Biochemistry: Summa Cum Laude
    3rd year overall: Summa Cum Laude
    Surgery I: Cum Laude
    Medical Informatics: Magna Cum Laude

    This is what people that do the application revew universally understand as what these mean. Don't bother with H1, H2.1 or H2.2, use Magna Cum Laude, Summa Cum Laude, and Cum Laude. These are the equivalent terms in meaning for people who aren't familiar with UK/Ireland terms for class rank.

    (2) On dean's letters, they can use the Cum Laude, or even better just write sentences that include the following as they apply:
    "You were in the top 25% [or whatever] of your class throughout medical school"
    "You were in the top 25% [or whatever] of your class in your graduating year"
    "You were in the top 25% [or whatever] of your class in the majority of your class years"
    "You were in the top 25% [or whatever] in the majority of your classes in graduating year"
    "Performed well, including scoring in the top 25% [or whatever] in Physiology, Surgery, Pediatrics [or whatever].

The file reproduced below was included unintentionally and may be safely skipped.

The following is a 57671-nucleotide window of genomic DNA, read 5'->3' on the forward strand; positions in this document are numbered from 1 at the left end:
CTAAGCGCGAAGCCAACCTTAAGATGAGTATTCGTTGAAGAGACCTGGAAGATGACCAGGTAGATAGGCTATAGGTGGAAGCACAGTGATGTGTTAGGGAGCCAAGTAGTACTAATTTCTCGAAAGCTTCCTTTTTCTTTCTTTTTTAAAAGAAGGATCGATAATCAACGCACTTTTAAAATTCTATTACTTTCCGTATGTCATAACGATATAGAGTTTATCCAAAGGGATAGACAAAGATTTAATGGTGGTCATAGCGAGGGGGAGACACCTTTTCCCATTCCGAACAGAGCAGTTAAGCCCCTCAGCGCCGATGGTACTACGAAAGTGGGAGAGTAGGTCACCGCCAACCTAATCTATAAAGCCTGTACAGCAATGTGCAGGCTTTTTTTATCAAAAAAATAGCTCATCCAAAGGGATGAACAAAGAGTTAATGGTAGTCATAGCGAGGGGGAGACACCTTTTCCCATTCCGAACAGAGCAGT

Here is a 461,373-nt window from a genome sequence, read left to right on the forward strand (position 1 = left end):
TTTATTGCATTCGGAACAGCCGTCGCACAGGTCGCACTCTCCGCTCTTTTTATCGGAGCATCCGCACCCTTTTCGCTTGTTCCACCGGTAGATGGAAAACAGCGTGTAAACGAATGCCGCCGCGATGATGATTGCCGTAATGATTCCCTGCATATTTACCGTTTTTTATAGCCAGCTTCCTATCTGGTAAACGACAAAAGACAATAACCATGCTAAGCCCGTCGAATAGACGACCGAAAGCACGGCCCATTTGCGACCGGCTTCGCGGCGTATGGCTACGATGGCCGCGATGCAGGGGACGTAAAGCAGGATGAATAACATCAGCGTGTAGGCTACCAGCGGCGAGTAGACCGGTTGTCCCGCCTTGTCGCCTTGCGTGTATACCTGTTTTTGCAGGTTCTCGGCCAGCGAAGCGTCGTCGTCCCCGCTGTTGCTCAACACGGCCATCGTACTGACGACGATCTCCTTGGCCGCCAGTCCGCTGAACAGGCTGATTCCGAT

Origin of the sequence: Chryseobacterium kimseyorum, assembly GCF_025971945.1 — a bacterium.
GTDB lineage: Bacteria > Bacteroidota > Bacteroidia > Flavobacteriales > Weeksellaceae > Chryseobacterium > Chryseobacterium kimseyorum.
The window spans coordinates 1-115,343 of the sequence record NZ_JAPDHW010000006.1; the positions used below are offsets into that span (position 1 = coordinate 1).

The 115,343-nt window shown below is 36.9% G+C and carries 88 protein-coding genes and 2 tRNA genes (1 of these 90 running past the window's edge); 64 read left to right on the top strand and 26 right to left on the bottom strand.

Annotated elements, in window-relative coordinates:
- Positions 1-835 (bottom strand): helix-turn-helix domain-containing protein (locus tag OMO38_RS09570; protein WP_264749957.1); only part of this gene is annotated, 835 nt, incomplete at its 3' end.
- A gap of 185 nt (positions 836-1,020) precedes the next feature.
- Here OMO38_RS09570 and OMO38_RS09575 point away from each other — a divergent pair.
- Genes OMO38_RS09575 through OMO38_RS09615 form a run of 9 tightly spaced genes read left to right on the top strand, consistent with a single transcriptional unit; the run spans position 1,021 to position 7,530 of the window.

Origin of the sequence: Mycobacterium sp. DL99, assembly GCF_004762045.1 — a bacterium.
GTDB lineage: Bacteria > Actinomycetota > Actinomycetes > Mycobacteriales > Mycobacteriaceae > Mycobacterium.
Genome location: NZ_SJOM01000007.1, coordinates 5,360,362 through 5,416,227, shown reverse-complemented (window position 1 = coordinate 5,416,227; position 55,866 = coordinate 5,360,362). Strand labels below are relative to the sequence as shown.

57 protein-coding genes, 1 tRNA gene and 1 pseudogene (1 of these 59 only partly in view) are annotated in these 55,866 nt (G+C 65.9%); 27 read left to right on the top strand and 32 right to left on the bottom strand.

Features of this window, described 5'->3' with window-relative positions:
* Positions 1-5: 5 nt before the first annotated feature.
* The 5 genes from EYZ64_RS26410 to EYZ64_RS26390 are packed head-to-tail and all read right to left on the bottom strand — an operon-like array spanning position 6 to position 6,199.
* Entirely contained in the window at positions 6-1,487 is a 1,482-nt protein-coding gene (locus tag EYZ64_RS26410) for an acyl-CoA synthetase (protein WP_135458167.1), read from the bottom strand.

I don't know the dean at UCC. If he/she isn't familiar with US/Canadian letters, then as a group of US/Canadian students, it would be worthwhile for yourselves as a group to provide him with a sample of what a US/Canada reference letter looks like. As well, if the dean doesn't already ask, provide the details of awards, etc so that dean can be sure that they are detailed correctly. The UCD dean when I was in school went through the US/Canadian system so knew how to make a proper, personalized letter highlighting strengths for those that performed well. It really was done well, and we appreciated the time that it took on his part to get to know us, and really spend time to convey his opinion in a proper letter.

    The reason is that recommendation letters are different in Ireland vs. US/Canada.

    Ireland letters can be as short as a sentence:
    "Dear colleague,
    Bobby Joe Smith was on my service and performed his duties well.
    Prof. The-Fact-That-I-Am-A-Full-Prof-In-Dublin-And-Signed-This-Letter-And-You-Know-Me-Because-This-Is-A-Small-Island"

    In US/Canada that same letter would be a kiss of death since here it is a taken as a doctor-to-doctor between-the-lines "this guy sucks" letter. You will need a 1-2 pager, properly personalized and highlighting strengths.

    Hope that helps,
  11. Arb

    Arb Senior Member 7+ Year Member

    Aug 30, 2004
    In UCD, we get GPAs now. No more 1H, etc. Will we be able to see our dean's letter?